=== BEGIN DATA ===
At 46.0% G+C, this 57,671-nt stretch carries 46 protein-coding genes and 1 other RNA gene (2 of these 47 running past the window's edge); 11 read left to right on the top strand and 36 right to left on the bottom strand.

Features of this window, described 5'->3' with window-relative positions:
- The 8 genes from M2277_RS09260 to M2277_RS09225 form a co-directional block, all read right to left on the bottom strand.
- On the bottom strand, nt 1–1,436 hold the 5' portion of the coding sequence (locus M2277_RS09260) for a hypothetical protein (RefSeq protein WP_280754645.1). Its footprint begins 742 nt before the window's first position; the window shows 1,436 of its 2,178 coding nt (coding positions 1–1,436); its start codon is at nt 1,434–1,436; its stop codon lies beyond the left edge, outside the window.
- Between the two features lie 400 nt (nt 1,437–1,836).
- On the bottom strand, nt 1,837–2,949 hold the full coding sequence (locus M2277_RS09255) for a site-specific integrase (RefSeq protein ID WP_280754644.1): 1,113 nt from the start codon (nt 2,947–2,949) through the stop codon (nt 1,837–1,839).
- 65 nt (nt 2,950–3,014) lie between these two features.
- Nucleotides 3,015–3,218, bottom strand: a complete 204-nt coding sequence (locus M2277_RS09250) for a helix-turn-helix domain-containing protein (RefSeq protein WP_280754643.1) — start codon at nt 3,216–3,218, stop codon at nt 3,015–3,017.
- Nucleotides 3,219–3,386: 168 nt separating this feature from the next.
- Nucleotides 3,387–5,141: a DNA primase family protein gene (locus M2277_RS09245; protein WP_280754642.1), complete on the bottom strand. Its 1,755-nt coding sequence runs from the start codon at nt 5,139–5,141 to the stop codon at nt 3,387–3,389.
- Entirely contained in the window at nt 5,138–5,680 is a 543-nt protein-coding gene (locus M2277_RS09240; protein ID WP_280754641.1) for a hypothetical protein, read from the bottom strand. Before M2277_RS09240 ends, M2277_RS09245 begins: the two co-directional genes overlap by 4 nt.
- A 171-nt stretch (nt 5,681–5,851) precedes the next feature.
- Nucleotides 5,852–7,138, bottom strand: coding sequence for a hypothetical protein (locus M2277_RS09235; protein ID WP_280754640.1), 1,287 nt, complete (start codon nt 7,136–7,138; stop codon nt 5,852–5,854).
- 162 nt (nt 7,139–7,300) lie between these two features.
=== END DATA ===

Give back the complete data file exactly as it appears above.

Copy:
At 46.0% G+C, this 57,671-nt stretch carries 46 protein-coding genes and 1 other RNA gene (2 of these 47 running past the window's edge); 11 read left to right on the top strand and 36 right to left on the bottom strand.

Features of this window, described 5'->3' with window-relative positions:
- The 8 genes from M2277_RS09260 to M2277_RS09225 form a co-directional block, all read right to left on the bottom strand.
- On the bottom strand, nt 1–1,436 hold the 5' portion of the coding sequence (locus M2277_RS09260) for a hypothetical protein (RefSeq protein WP_280754645.1). Its footprint begins 742 nt before the window's first position; the window shows 1,436 of its 2,178 coding nt (coding positions 1–1,436); its start codon is at nt 1,434–1,436; its stop codon lies beyond the left edge, outside the window.
- Between the two features lie 400 nt (nt 1,437–1,836).
- On the bottom strand, nt 1,837–2,949 hold the full coding sequence (locus M2277_RS09255) for a site-specific integrase (RefSeq protein ID WP_280754644.1): 1,113 nt from the start codon (nt 2,947–2,949) through the stop codon (nt 1,837–1,839).
- 65 nt (nt 2,950–3,014) lie between these two features.
- Nucleotides 3,015–3,218, bottom strand: a complete 204-nt coding sequence (locus M2277_RS09250) for a helix-turn-helix domain-containing protein (RefSeq protein WP_280754643.1) — start codon at nt 3,216–3,218, stop codon at nt 3,015–3,017.
- Nucleotides 3,219–3,386: 168 nt separating this feature from the next.
- Nucleotides 3,387–5,141: a DNA primase family protein gene (locus M2277_RS09245; protein WP_280754642.1), complete on the bottom strand. Its 1,755-nt coding sequence runs from the start codon at nt 5,139–5,141 to the stop codon at nt 3,387–3,389.
- Entirely contained in the window at nt 5,138–5,680 is a 543-nt protein-coding gene (locus M2277_RS09240; protein ID WP_280754641.1) for a hypothetical protein, read from the bottom strand. Before M2277_RS09240 ends, M2277_RS09245 begins: the two co-directional genes overlap by 4 nt.
- A 171-nt stretch (nt 5,681–5,851) precedes the next feature.
- Nucleotides 5,852–7,138, bottom strand: coding sequence for a hypothetical protein (locus M2277_RS09235; protein ID WP_280754640.1), 1,287 nt, complete (start codon nt 7,136–7,138; stop codon nt 5,852–5,854).
- 162 nt (nt 7,139–7,300) lie between these two features.